Here are some specific techniques to look for:
Are you being asked questions to confirm your identity, for instance, the color of your first car or an address where you once lived? The bank can gather that information from vehicle registration or public credit report data records, Rosenfeld says, and then will use it to verify your identity. These are typically questions you will readily know, but others would not.
In addition to a password, the bank could ask you to enter unique, temporary codes generated by an app or text before accessing account information
Fingerprint, voiceprint or retinal scans can add another line of defense
Help you keep a close eye on account activity, like large withdrawal notifications
Device or IP Screening
You may be required to complete additional steps if you access your account from a different computer or mobile device, or from a different network or geographical location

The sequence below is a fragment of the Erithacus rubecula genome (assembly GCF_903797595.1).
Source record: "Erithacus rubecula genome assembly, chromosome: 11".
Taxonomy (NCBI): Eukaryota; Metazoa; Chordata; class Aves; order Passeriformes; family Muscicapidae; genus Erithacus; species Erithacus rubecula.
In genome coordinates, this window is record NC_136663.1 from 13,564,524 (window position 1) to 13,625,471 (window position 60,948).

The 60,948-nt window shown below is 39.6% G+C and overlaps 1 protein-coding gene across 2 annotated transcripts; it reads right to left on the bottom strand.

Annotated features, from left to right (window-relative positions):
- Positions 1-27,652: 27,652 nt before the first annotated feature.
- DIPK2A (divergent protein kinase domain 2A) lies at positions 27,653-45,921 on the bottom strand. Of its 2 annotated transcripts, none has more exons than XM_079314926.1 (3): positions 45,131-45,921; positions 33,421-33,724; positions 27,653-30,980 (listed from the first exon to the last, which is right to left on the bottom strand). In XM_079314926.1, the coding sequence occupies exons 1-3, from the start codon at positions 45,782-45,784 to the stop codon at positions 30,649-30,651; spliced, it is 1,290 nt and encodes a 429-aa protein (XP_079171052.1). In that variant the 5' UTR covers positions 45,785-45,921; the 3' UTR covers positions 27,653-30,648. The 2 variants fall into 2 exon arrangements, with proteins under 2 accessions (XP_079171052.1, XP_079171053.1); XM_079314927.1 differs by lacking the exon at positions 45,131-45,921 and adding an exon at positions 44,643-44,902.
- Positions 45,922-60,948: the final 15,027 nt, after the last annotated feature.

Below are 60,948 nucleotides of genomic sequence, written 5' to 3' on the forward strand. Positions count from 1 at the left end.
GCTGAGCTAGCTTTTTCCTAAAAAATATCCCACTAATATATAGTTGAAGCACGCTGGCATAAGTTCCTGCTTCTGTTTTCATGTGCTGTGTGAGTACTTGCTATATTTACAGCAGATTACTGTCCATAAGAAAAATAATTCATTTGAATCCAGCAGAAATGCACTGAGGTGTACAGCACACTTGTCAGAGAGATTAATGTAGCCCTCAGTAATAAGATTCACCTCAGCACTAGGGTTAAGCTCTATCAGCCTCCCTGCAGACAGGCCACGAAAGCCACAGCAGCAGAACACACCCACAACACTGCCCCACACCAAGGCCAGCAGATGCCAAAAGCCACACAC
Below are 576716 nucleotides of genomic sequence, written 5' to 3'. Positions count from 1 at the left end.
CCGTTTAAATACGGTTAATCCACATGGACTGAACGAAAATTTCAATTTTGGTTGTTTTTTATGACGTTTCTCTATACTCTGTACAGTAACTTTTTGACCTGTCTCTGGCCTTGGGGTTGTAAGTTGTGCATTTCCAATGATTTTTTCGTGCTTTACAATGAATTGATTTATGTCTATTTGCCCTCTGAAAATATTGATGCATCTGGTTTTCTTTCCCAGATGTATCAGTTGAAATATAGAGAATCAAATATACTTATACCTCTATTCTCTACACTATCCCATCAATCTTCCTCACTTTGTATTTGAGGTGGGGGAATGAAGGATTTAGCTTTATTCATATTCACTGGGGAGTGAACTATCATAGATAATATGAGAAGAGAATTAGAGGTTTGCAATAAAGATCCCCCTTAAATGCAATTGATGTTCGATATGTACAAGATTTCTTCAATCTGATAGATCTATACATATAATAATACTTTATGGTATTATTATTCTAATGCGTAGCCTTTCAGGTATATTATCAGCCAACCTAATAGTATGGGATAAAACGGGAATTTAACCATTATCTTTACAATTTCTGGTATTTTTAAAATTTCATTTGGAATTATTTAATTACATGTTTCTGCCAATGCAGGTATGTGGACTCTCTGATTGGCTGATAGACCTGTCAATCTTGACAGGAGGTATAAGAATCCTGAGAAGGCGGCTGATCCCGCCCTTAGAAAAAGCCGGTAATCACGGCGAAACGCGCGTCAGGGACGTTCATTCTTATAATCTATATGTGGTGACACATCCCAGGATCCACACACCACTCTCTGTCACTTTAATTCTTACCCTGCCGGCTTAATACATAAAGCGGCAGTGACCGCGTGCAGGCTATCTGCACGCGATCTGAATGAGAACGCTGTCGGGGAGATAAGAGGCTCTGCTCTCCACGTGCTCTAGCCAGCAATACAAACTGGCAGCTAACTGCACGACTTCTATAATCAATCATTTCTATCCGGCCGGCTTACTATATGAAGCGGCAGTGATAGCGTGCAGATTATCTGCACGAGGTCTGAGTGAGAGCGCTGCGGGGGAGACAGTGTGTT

3. Consider the Complete Organization
35% of people who think digital banking is less safe feel that way because the banks are newer and lack the track record of traditional institutions
So research the organization itself -- some digital-only banks are part of larger, well-established organizations that have decades of experience in the financial industry. If you prefer that choice, you can seek out the best of both worlds.
With some simple steps you can evaluate the safety of digital banks and then benefit from the convenience and rate advantages that they offer your financial portfolio.